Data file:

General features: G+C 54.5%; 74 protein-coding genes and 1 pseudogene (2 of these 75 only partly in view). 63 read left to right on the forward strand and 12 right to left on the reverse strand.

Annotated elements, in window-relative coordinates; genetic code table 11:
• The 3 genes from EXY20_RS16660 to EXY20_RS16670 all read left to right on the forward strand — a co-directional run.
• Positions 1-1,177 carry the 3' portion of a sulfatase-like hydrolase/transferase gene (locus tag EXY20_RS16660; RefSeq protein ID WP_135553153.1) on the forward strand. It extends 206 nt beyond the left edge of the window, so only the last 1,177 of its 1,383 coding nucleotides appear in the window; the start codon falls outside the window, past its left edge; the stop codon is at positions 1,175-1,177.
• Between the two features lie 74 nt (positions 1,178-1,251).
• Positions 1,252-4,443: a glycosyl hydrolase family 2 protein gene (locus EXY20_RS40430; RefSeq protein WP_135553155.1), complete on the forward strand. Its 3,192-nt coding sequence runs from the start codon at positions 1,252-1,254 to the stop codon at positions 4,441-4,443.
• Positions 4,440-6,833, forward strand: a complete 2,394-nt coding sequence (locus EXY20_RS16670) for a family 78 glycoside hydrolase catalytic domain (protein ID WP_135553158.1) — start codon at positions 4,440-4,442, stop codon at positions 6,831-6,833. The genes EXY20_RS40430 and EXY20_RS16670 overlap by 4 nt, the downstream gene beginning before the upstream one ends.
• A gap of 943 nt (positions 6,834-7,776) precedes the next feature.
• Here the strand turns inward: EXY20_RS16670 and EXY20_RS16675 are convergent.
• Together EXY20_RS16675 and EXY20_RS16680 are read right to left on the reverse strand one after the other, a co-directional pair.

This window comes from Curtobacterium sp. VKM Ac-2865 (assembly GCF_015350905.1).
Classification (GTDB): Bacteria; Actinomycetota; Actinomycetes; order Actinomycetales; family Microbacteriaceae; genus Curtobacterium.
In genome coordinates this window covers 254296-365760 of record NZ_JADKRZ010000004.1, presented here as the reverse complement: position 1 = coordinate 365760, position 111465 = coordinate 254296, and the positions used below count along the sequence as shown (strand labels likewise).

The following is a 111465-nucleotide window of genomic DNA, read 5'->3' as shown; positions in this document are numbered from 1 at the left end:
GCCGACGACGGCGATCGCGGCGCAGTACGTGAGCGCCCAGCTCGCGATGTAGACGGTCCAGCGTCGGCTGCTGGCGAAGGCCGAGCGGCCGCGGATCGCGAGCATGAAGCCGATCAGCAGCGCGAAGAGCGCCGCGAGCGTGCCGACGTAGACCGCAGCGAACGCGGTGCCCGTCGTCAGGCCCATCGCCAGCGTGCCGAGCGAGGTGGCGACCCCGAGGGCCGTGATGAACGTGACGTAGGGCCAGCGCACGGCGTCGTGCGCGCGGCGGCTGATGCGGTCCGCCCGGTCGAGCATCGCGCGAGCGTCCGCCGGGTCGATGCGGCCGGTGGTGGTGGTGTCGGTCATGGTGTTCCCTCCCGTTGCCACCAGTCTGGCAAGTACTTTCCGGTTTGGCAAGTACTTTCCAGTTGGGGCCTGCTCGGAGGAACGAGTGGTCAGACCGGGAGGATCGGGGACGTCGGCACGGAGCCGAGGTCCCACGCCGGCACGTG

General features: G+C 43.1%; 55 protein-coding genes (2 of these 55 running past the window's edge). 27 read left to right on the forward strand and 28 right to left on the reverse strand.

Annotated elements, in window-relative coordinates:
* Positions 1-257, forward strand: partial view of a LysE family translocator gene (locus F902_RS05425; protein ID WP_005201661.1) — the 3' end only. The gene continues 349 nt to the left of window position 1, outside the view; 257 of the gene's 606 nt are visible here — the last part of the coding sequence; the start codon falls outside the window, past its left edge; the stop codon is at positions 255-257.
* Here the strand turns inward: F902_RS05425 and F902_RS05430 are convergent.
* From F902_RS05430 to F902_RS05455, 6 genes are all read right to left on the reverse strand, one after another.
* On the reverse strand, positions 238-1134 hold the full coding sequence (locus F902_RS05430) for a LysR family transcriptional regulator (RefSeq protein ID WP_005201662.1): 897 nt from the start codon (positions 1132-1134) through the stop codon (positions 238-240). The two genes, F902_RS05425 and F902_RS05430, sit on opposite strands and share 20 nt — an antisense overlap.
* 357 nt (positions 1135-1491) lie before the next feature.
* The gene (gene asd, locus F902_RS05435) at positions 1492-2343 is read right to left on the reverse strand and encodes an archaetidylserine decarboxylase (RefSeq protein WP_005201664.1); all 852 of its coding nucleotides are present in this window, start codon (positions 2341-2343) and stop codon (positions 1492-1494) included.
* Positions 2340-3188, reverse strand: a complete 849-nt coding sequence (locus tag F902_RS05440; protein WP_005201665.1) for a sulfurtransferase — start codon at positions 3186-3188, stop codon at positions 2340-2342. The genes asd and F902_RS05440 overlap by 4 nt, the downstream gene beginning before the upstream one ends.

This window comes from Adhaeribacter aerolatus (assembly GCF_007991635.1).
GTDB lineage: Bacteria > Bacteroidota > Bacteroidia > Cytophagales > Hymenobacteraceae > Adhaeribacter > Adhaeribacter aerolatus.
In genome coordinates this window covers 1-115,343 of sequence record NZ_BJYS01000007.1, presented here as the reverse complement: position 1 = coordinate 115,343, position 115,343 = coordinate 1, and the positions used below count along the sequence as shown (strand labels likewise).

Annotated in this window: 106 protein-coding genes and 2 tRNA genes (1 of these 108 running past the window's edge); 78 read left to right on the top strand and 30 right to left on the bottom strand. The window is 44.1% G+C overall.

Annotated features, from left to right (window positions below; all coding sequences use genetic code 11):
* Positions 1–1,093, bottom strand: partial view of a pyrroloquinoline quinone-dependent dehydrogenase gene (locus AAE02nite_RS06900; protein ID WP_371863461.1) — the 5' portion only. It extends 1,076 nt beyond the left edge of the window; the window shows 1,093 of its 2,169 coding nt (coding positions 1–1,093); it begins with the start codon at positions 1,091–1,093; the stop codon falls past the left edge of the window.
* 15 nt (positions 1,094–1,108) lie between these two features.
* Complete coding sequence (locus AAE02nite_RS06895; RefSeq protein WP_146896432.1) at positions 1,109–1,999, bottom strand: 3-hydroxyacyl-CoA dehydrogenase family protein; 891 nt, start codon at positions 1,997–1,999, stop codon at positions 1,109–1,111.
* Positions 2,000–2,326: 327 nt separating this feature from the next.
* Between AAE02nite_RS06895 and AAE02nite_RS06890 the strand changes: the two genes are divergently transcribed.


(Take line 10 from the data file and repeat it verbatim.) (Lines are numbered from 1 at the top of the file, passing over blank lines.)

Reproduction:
• Together EXY20_RS16675 and EXY20_RS16680 are read right to left on the reverse strand one after the other, a co-directional pair.